The question of Brianna was “why didn’t you raise the bed before making it?” Her answer was “I don’t have time.” Her answer was on a video, so there was no doubt that’s what she said. She said it with exasperation in her voice because even though she knew she should have raised the bed first; she truly didn’t think she had time. She was then asked to raise the bed, which was timed at less than 60 seconds.

Let me provide some more background to this question of Brianna. We were a hospital and we cared about health, yet we realized we had too many back injuries among our staff. Those back injuries were costly to our staff (it was their backs) and to the organization. We hired a consulting firm to analyze the physical requirements of the jobs most impacted by back injuries. Their process was to follow workers, like Brianna, filming them at work and asking questions to better understand how job duties impacted their back.

Brianna knew the right way, raising the bed reduces the stress on the back. Yet she put the health of her back in jeopardy for less than 60 seconds of time.  It seems insignificant, but it takes seconds for a weakened back to be injured. Maybe this was just a bad day for her, maybe this was a routine.

I think we are all a little bit like Brianna in that we miss the opportunity to do something for ourselves or others and the reason we give to ourselves is, “I don’t have time.

I know I’ve missed way too many opportunities in my life with staff, peers, friends, my wife and my children, all because I was too busy.  I can’t fix what I missed over the years, but you and I can all take a few seconds or minutes to do the right thing going forward. Let me share some opportunities that don’t take much time.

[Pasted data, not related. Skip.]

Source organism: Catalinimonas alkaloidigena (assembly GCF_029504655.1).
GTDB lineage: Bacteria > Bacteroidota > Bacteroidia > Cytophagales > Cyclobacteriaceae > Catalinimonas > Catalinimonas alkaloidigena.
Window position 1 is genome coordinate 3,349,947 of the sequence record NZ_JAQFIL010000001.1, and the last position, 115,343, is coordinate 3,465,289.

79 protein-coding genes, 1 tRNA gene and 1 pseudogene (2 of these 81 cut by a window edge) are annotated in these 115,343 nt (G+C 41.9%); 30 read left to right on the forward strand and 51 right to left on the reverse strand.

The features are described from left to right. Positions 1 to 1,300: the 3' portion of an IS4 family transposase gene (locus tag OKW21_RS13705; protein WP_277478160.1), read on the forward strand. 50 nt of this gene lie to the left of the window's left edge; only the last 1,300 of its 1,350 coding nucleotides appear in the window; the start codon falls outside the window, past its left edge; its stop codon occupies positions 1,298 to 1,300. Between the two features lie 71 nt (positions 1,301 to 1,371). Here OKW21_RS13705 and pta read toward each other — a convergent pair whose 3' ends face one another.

An organization doesn’t need an elaborate program for recognition and appreciation of staff, if leaders consistently are present with their teams and take a few seconds to express things that staff really want to hear:

  • “Thank you.”
  • “I value you.”
  • “You’re important to the team.”
  • “What do you think?”

Technology can make us more efficient, but it doesn’t have to be our first choice. Personal connections are more meaningful and memorable.

  • It takes only minutes to walk to someone’s office or cubical to have a conversation about an issue. Not only will you resolve the issue, but you’ll also strengthen a relationship.
  • It takes seconds to pick up your phone and call someone to discuss an issue. It’ll be quicker and take less time than a lengthy e-mail or text.

If there are problems in a relationship with someone at work or home, it takes only seconds to say:

  • “I’m sorry.”
  • “I don’t think we’re on the same page, can we talk about it.”
  • “I’d like to fix this.”

If the pandemic this year has taught us anything, it’s the value of time. Too many people have died this year who thought they had more time. If you want to live without regrets, find the time to do what’s most important, connect personally with others. Do it now, don’t wait.

So be careful how you act; these are difficult days. Don’t be fools; be wise: make the most of every opportunity you have for doing good. Don’t act thoughtlessly, but try to find out and do whatever the Lord wants you to. Ephesians 5: 15-17 (TLB)





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